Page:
Before leaving home five weeks ago, several people asked me how I felt regarding my safety on this trip. At that point, and to some extent through today, I didn’t have a concrete answer.
Let’s be honest, I chose and sought out this experience. I had to apply twice because I didn’t make it the first time, and listened with anticipation to the stories of my friends who came last year. I spent over two months packing and preparing to leave. And I did so joyfully. So it’s not as though I was forced to come to this part of the world. I knew that in any place, but especially here, there are risks involved with traveling. However, I also felt as though taking risks in life is important for growth and I wanted to step outside my comfort zone a bit.
Growing up, when I heard about attacks in this part of the world, I wondered how people who live here are able to live day by day with that type of risk. For the past 2 1/2 weeks, I’ve been living in Beit Sahour, Palestine and I can honestly say I feel safer here walking around on the street by myself than I do back home. Perhaps that’s because men in the U.S. are more likely to give me cat calls or inappropriate looks, but I think it also has to do with the hospitality I experience on a daily basis. From the “marhaba!” of little children to the guys who refused to let us pay for piping hot and fresh pita yesterday afternoon, people here know how to take care of each other.
But there are risks. Risks we face all the time. I’m not sure if you heard about what happened in Egypt a few days ago regarding the attack on a tour group from South Korea (NYT article here ) but in realizing that our group took that same trip through the Sinai… starting in Cairo, going to St. Catherine’s and then going by convoy through the Sinai towards Israel (we didn’t go up to Taba to cross into Israel, but took a ferry to Aqaba, Jordan instead)… I’ve had to recognize that that could have been us. Being grateful that God has blessed us with safe travels, in the aftermath of such an attack, feels as though I am disregarding the loss and pain being felt by those connected to this horrific event. And yet asking that God grants some form of peace to those impacted without mentioning my gratitude in living safely from day to day would also feel incomplete.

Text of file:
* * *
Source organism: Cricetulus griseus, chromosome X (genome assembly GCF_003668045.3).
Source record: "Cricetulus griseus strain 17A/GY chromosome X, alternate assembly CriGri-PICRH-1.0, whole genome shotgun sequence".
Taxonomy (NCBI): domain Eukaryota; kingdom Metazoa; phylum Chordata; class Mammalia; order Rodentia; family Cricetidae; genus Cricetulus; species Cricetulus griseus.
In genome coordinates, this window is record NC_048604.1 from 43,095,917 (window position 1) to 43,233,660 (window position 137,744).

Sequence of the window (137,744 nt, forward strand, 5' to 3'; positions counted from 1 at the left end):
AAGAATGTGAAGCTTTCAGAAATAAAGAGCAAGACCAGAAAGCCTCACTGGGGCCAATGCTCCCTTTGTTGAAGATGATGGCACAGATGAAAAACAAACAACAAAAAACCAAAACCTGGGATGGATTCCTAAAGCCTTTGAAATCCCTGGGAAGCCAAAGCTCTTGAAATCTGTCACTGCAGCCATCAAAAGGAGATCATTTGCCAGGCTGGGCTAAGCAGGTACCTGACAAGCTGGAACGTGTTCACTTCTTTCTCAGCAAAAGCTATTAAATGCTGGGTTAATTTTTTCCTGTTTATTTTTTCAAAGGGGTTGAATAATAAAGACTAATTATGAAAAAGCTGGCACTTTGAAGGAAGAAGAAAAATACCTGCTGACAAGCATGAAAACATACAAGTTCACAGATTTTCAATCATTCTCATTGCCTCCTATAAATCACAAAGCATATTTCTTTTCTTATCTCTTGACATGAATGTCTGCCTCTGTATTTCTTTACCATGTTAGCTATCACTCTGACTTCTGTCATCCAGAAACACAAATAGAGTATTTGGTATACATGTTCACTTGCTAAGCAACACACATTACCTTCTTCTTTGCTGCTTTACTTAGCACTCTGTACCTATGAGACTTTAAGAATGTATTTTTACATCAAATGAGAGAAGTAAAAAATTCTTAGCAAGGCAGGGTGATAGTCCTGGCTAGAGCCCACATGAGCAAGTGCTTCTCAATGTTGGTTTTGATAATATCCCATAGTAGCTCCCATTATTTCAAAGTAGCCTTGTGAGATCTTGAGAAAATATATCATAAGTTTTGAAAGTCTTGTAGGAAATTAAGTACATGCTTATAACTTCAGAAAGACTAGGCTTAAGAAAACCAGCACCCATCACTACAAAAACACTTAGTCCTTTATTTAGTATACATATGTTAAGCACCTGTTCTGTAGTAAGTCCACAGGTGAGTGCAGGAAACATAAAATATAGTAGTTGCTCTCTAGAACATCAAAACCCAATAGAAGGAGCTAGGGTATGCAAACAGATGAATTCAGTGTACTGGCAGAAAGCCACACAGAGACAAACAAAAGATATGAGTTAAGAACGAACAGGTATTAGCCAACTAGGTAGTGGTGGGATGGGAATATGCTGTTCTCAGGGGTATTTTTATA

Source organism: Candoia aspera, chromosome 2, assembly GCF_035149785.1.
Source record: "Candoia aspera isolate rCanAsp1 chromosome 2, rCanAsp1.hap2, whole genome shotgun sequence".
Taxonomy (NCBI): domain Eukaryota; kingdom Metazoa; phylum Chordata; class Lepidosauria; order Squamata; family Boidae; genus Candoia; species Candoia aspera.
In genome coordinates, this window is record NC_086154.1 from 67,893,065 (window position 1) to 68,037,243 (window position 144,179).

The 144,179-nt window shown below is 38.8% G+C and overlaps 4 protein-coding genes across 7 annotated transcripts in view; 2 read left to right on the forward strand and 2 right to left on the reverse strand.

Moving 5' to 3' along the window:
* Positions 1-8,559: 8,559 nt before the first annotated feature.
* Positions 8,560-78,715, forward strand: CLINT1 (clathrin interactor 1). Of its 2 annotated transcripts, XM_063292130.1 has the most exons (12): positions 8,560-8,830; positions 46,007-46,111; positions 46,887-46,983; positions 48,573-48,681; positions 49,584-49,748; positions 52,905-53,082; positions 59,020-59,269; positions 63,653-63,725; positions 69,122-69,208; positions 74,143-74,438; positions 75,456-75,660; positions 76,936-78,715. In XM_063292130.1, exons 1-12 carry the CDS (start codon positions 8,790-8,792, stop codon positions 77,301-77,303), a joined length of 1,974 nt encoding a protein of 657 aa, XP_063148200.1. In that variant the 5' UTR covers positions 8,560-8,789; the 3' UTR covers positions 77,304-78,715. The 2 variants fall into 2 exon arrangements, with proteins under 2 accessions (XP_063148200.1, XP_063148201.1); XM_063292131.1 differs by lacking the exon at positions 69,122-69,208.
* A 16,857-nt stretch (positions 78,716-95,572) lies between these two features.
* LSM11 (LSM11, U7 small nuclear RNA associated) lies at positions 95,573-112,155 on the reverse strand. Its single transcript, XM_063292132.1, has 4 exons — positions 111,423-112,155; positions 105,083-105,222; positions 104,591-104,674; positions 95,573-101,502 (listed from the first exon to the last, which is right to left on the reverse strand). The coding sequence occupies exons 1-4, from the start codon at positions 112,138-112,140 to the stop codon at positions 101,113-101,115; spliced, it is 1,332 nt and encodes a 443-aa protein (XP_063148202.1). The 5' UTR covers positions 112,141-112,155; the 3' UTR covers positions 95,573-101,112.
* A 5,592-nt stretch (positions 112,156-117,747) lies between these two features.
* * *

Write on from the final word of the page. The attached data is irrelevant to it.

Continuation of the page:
Living here, living with the risk, I’m beginning to realize that this is part of why being human, and having faith, is so amazing to me. Becoming overwhelmed by fear, letting the risks get in the way of life, is not what I think we are called to as human beings but how do you have hope when the possible consequences of those risks are laid clearly before you? Faith is the only answer I can really give. Faith is amazing, and it sometimes feels unreasonable of me to believe that God will protect me on this trip, but I do it anyways. Everyday when I get on that bus, when I walk through the streets, when we drive through a military checkpoint, when we visit areas like Hebron which are full of such tension, I must trust that God will protect me, because there is no alternative. I’ve learned a lot these past few weeks, but I think that I’ve mostly been learning about trust. Now I don’t go and take many “additional” risks while I’m here like taking pictures of military personnel or documenting Palestinian/Israeli conflicts (not that they have occurred when our large group is present) but just being here is an act of trust. I have to trust that the vendors won’t try and rip me off (they will), that the bus is safe enough to be on the road, that our bus driver is capable of driving our bus through these tiny streets without getting stuck, that our taxi is actually going where we asked to go, etc. But living here, amid the risks, is less frightening than it probably is for you back at home. On a day to day basis I feel very secure… But if I was only reading articles like the one about what happened in Taba, and not also experiencing the hospitality and care of these people I would probably be freaking out about my safety. So this is meant to reassure you. I know that seems a little ridiculous seeing how I just listed off a bunch of risks I’m experiencing on an almost daily basis, but it really isn’t that different from the U.S. except that the risks and dangers feel much more clear and real because I’m in an unknown place.
So I guess I’d just like to say, I love it here in Palestine. I hope that if you ever get the opportunity to come and see it for yourself, you grab the chance. I hope you are reassured by the fact that I feel safe here. I hope that those injured and the families of all those impacted by the Taba attack feel God’s love as they mourn and heal. I hope that more people will resist nonviolently. I hope that God will continue to protect our group this semester. And I hope I continue to have faith that God will protect us.
Lots of Love, Mandi Jo